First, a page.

HomeAstronomy & SpaceScientists iron out the interiors of exoplanets

Scientists iron out the interiors of exoplanets

Lawrence Livermore National Laboratory scientists have used lasers to determine the high-pressure melting curve and structural properties of pure iron up to 1,000 GPa. This is three times the pressure of Earth’s inner core. It is also four times greater pressure than any previous experiments.

Scientists performed a series of experiments to emulate the conditions observed by a parcel of iron which is descending toward the centre of a super-Earth core. This experiment was a part of NIF Discovery Science program.

A magnetosphere is an important component of habitable terrestrial planets, for example Earth. Earth’s magnetodynamo is created from the convicting liquid iron outer core. This surrounds the solid iron inner core. It is powered by the latent heat released during solidification of the iron.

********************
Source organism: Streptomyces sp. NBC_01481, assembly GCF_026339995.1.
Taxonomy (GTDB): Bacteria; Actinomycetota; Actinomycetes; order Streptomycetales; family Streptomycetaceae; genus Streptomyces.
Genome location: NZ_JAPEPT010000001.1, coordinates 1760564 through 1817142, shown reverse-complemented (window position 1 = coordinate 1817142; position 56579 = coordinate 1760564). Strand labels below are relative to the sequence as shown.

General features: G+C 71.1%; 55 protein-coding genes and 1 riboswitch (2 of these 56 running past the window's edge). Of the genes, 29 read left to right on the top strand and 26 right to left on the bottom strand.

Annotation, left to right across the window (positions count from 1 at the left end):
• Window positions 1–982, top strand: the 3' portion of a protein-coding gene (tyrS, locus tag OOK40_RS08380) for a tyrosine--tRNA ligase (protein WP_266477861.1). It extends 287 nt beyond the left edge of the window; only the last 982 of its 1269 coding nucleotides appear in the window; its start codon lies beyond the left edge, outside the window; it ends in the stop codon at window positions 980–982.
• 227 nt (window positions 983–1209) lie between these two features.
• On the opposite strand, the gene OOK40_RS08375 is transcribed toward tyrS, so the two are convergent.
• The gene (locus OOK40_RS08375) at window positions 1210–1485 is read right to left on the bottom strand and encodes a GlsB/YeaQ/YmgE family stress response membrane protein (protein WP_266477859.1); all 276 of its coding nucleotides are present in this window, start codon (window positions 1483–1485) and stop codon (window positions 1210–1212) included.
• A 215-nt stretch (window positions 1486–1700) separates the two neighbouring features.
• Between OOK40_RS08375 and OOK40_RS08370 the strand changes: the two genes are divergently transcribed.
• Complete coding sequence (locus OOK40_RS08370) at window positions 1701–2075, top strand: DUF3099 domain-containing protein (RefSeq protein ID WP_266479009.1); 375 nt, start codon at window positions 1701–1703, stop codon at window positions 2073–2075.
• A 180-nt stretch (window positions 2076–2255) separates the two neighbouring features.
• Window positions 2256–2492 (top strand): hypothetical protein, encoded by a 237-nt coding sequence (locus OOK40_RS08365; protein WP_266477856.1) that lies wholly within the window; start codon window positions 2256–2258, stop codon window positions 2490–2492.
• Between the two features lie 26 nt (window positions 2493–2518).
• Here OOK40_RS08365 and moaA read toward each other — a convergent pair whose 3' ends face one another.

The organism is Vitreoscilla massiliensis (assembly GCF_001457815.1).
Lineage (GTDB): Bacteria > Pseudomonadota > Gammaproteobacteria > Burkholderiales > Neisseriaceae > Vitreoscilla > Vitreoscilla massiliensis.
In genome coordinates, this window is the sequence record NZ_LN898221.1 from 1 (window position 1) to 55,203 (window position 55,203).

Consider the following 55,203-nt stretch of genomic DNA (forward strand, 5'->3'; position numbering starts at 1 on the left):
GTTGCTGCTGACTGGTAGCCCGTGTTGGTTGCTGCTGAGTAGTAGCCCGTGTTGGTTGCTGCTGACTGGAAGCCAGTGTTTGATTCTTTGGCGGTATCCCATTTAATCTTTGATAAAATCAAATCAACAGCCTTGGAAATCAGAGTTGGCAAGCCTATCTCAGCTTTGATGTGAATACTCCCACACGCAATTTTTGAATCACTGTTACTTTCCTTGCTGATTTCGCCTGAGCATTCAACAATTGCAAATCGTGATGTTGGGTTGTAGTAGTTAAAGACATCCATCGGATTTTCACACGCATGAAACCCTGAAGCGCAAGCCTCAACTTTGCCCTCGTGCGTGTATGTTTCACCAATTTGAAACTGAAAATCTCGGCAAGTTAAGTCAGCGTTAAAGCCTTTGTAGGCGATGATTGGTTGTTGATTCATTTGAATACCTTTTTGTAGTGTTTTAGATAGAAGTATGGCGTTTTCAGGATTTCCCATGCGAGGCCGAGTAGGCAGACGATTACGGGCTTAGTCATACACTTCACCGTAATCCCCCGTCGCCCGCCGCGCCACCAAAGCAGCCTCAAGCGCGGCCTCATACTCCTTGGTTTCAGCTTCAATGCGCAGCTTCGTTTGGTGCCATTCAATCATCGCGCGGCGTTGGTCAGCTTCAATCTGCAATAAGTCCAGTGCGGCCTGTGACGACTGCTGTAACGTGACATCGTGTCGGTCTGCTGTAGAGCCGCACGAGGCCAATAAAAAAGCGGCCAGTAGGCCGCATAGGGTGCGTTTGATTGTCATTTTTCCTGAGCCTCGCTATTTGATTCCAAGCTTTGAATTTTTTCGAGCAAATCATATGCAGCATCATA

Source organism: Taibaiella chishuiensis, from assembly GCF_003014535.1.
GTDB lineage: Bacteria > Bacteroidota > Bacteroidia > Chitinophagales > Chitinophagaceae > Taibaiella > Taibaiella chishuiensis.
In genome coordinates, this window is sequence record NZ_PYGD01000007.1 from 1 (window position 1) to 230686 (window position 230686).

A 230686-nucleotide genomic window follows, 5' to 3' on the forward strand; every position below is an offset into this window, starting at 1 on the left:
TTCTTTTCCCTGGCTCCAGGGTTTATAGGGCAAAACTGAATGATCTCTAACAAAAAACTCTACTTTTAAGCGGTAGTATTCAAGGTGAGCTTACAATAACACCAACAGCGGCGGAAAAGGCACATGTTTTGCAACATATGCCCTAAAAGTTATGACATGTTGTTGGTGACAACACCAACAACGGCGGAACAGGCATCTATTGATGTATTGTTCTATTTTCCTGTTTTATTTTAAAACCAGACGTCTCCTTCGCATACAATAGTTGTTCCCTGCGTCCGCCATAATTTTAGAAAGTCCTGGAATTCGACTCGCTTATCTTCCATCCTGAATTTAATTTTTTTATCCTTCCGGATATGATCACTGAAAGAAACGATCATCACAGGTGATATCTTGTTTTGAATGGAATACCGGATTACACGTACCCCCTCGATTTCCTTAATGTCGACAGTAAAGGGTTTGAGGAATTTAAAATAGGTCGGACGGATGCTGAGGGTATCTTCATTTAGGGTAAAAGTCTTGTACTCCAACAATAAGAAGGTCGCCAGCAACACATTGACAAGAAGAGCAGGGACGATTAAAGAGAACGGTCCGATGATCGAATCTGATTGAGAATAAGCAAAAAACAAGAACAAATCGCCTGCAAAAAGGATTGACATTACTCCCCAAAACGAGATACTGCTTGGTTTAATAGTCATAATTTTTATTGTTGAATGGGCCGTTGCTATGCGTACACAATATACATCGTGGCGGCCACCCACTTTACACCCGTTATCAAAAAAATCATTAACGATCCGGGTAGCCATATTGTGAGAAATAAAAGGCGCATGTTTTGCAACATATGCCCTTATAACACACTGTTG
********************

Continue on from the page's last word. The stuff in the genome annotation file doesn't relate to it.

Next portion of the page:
The prominence of iron in terrestrial planets and precise physical properties at extreme pressure and temperatures are needed to predict what is happening within their interiors. The melting point is a first-order property of iron. This is debated for the conditions of Earth’s interior. The largest rheological transition a material can undergo is the melt curve. Here solid turns to a liquid. The temperature here depends on the pressure of the iron.

Scientists, through their experiments, determined the length of dynamo action during core solidification. The hexagonal close-packed structure within super-Earth exoplanets. The melt curve is a sensitive constraint. Scientists also obtained evidence that the kinetics of solidification at such extreme conditions are fast. This takes only nanoseconds to transition from a liquid to a solid. This also allowed scientists to observe the equilibrium phase boundary.


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